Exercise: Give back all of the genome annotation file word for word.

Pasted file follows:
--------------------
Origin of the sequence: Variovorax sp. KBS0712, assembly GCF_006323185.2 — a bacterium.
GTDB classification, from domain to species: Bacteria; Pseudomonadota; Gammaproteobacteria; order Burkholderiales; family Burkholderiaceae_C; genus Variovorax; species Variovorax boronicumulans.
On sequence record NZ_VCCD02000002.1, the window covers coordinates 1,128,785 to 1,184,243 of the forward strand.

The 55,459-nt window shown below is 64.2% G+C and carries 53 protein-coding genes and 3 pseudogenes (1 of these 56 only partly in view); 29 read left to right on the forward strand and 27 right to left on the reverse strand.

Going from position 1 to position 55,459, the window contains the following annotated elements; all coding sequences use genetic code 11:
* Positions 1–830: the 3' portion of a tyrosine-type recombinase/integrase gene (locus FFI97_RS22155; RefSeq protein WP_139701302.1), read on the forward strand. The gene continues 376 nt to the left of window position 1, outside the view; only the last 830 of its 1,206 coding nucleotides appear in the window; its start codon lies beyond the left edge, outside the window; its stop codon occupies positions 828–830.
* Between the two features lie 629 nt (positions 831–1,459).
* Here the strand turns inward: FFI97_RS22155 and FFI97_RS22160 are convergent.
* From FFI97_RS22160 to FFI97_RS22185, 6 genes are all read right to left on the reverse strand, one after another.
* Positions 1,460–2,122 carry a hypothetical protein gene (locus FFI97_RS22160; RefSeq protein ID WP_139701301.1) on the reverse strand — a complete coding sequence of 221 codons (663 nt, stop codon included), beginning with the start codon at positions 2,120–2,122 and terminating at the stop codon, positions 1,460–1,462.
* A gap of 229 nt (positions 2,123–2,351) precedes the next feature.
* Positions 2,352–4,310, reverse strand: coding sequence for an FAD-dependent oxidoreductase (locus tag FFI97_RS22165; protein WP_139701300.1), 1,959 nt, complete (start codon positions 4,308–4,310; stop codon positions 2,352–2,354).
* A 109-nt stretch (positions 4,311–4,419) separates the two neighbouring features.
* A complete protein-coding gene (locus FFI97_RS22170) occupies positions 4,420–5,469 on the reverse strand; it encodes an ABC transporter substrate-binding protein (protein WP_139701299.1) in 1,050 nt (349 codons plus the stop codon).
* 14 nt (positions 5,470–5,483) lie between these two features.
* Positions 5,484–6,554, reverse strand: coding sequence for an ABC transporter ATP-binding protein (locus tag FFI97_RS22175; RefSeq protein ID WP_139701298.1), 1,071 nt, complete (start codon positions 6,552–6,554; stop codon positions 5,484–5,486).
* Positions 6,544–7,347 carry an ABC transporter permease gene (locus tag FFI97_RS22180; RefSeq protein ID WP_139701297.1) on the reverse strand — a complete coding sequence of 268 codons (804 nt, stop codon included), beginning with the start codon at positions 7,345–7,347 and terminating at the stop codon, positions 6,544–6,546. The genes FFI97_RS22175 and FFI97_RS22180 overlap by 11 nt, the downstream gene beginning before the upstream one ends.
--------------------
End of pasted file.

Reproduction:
Origin of the sequence: Variovorax sp. KBS0712, assembly GCF_006323185.2 — a bacterium.
GTDB classification, from domain to species: Bacteria; Pseudomonadota; Gammaproteobacteria; order Burkholderiales; family Burkholderiaceae_C; genus Variovorax; species Variovorax boronicumulans.
On sequence record NZ_VCCD02000002.1, the window covers coordinates 1,128,785 to 1,184,243 of the forward strand.

The 55,459-nt window shown below is 64.2% G+C and carries 53 protein-coding genes and 3 pseudogenes (1 of these 56 only partly in view); 29 read left to right on the forward strand and 27 right to left on the reverse strand.

Going from position 1 to position 55,459, the window contains the following annotated elements; all coding sequences use genetic code 11:
* Positions 1–830: the 3' portion of a tyrosine-type recombinase/integrase gene (locus FFI97_RS22155; RefSeq protein WP_139701302.1), read on the forward strand. The gene continues 376 nt to the left of window position 1, outside the view; only the last 830 of its 1,206 coding nucleotides appear in the window; its start codon lies beyond the left edge, outside the window; its stop codon occupies positions 828–830.
* Between the two features lie 629 nt (positions 831–1,459).
* Here the strand turns inward: FFI97_RS22155 and FFI97_RS22160 are convergent.
* From FFI97_RS22160 to FFI97_RS22185, 6 genes are all read right to left on the reverse strand, one after another.
* Positions 1,460–2,122 carry a hypothetical protein gene (locus FFI97_RS22160; RefSeq protein ID WP_139701301.1) on the reverse strand — a complete coding sequence of 221 codons (663 nt, stop codon included), beginning with the start codon at positions 2,120–2,122 and terminating at the stop codon, positions 1,460–1,462.
* A gap of 229 nt (positions 2,123–2,351) precedes the next feature.
* Positions 2,352–4,310, reverse strand: coding sequence for an FAD-dependent oxidoreductase (locus tag FFI97_RS22165; protein WP_139701300.1), 1,959 nt, complete (start codon positions 4,308–4,310; stop codon positions 2,352–2,354).
* A 109-nt stretch (positions 4,311–4,419) separates the two neighbouring features.
* A complete protein-coding gene (locus FFI97_RS22170) occupies positions 4,420–5,469 on the reverse strand; it encodes an ABC transporter substrate-binding protein (protein WP_139701299.1) in 1,050 nt (349 codons plus the stop codon).
* 14 nt (positions 5,470–5,483) lie between these two features.
* Positions 5,484–6,554, reverse strand: coding sequence for an ABC transporter ATP-binding protein (locus tag FFI97_RS22175; RefSeq protein ID WP_139701298.1), 1,071 nt, complete (start codon positions 6,552–6,554; stop codon positions 5,484–5,486).
* Positions 6,544–7,347 carry an ABC transporter permease gene (locus tag FFI97_RS22180; RefSeq protein ID WP_139701297.1) on the reverse strand — a complete coding sequence of 268 codons (804 nt, stop codon included), beginning with the start codon at positions 7,345–7,347 and terminating at the stop codon, positions 6,544–6,546. The genes FFI97_RS22175 and FFI97_RS22180 overlap by 11 nt, the downstream gene beginning before the upstream one ends.